- Big History and the Size of God: Holistic Historicism as a Pathway to Religious Naturalism
I. Introduction: Historicism’s Ironic Avoidance of Nature
A great irony abounds in much of the current literature on historicism.1 As William Dean began to detect over two decades ago, a good majority of historicists, although placing an ontological and epistemological premium on historicity, promulgates a historicism that ignores most of history, the history of nature. In particular, today’s historicist theologies, especially those of the postmodern and postliberal variety, are so fixated on human histories—and, even more narrowly, on the socially, linguistically, and narrativally constituted particularities of very localized religiocultural histories—that they remain disconnected from, irrelevant to, and unconstrained by what we know about the history of humanity as a whole and the broader history of the natural world. Consequently, a lot of religious historicisms amount to a nonnaturalistic humanism or, worse, a “group subjectivism.”2 In what follows, I want to take a cue from Dean and explore the ramifications of incorporating all of history—human and nonhuman—into a historicist worldview, probing, more specifically, the serious theological implications of a “naturalistic-humanistic historicism” or, as I prefer to dub it, a holistic historicism.
II. Human History, Natural History, Big History: Expanding Historicism’s Theoretical Gaze
Before discussing what a holistic historicist theology might look like, I need to first examine some of the theoretical contours of what Dean refers to as a “wider historicism,” a historicism that expands its gaze to include not only social scientific testimonies about cultural history but also natural science’s accounts of the history of nature. [End Page 226]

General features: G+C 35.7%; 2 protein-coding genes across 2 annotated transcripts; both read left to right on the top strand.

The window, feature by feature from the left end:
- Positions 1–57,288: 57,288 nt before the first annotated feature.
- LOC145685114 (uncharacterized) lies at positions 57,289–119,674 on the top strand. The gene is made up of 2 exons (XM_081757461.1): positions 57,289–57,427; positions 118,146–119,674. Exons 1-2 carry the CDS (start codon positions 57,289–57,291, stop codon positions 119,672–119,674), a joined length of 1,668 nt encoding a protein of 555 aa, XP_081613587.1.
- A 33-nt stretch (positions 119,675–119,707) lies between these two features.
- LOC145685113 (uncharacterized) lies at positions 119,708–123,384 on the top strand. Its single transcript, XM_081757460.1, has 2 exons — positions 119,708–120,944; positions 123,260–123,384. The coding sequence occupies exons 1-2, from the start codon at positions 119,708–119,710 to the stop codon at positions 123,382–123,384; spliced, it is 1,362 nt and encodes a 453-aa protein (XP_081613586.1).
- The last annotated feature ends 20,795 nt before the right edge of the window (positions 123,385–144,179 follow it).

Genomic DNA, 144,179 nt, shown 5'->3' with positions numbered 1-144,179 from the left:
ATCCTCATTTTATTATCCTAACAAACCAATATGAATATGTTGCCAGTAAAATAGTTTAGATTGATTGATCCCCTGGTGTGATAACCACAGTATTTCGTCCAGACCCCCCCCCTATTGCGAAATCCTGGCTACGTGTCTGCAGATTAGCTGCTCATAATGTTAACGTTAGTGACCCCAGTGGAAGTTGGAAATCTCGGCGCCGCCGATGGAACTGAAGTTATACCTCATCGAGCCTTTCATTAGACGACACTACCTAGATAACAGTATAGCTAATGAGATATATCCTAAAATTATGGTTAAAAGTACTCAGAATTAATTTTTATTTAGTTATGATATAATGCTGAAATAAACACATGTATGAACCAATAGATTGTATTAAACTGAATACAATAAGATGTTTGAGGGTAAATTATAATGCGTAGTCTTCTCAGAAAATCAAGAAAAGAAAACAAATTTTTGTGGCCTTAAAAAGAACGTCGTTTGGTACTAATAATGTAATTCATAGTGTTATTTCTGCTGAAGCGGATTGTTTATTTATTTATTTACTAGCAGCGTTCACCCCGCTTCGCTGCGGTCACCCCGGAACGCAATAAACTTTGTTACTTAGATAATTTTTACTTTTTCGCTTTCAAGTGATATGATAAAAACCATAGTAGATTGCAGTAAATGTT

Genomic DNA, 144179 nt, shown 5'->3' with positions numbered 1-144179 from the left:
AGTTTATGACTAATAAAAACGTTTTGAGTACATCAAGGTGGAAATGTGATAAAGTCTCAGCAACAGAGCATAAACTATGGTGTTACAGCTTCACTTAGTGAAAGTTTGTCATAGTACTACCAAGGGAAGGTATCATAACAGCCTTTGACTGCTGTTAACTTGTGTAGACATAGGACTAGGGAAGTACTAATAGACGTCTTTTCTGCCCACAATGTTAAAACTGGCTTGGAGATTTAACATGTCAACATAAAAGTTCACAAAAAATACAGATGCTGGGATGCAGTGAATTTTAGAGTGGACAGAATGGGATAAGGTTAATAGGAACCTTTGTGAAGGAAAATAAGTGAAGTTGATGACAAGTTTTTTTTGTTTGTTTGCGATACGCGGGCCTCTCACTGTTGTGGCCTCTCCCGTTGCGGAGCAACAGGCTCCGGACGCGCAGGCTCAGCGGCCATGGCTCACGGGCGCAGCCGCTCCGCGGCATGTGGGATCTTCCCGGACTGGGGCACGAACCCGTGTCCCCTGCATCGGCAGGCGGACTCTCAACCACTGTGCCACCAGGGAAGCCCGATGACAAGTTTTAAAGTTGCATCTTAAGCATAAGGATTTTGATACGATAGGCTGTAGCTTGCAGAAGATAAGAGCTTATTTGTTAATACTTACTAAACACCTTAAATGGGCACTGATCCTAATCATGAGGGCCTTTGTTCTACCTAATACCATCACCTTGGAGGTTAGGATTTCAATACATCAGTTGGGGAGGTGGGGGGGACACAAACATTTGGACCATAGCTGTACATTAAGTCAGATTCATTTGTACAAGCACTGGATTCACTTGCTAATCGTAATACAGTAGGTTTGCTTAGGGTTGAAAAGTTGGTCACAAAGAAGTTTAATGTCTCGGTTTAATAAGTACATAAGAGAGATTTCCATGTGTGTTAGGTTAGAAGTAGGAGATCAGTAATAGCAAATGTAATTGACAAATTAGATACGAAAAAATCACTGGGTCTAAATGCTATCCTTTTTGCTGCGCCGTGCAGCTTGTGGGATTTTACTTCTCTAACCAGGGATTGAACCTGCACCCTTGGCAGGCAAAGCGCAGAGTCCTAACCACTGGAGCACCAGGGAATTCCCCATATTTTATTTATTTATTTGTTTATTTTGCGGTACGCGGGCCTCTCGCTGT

To begin, a wider, or holistic, historicism would dissolve any bifurcation between culture and the natural world and recognize the indelible embeddedness of human history in that of nature. As the historicist and ecofeminist theologian Sallie McFague evocatively writes: “All things living and all things not living are the products of the same primal explosion and evolutionary history and hence are interrelated in an internal way right from the beginning. We are cousins to the stars, to the rocks and oceans, and to all living creatures.”3 Indeed, historicists hold that the historicity of Homo sapiens is distinctive, thanks to the human acquisition of symbolic language, abstract reason, self-conscious activity, and purposive agency, as well as humanity’s rootedness in diverse and highly sophisticated and individuated cultures. “Without such historicocultural shaping,” states the theological historicist Gordon Kaufman, “we would have no form at all; we would not even be.”4 Still, human beings, he proceeds to qualify, are “biohistorical” (or, better, socionatural) creatures. That is, we are multiply located, constituted not only by the very specific cultural-linguistic networks in which we develop but also by the larger natural histories (physical, chemical, ecological, biological, etc.) from which we arose, by which we are antedated, in which we are enfolded, and on which we continue to depend.5 Here, holistic historicists would second the sentiments of naturalists, such as Donald Crosby: although “none is more astoundingly different from other kinds of organisms in its behavior, history, and accomplishments than the human species,” Homo sapiens and all its complex, inimitable, and diversified creations (including cultures and languages) are a part and product of nature.6 As a result, it is “not possible,” to quote Kaufman once more, “to understand human existence apart from its wider situatedness in the ecology of life on this planet,” which, in turn, “can only be understood within the context of the solar system and the wider universe.”7 [End Page 227]
Furthermore, the natural world in which human history is wholly situated must itself be construed historically.8 A holistic historicist would point out that many of the conditions of historicity (contextuality, change, finitude, perspectivity, contingency, spatiotemporality, and so on) are universal features of reality, obtaining not only in human history but also in the myriad natural histories (biological, planetary, physical, cosmological) of which it is a part. According to Dean, such a naturalistic-humanistic historicism replaces the “old dualism” between the natural and the historical with a “new monism” that regards nature as “one form of history...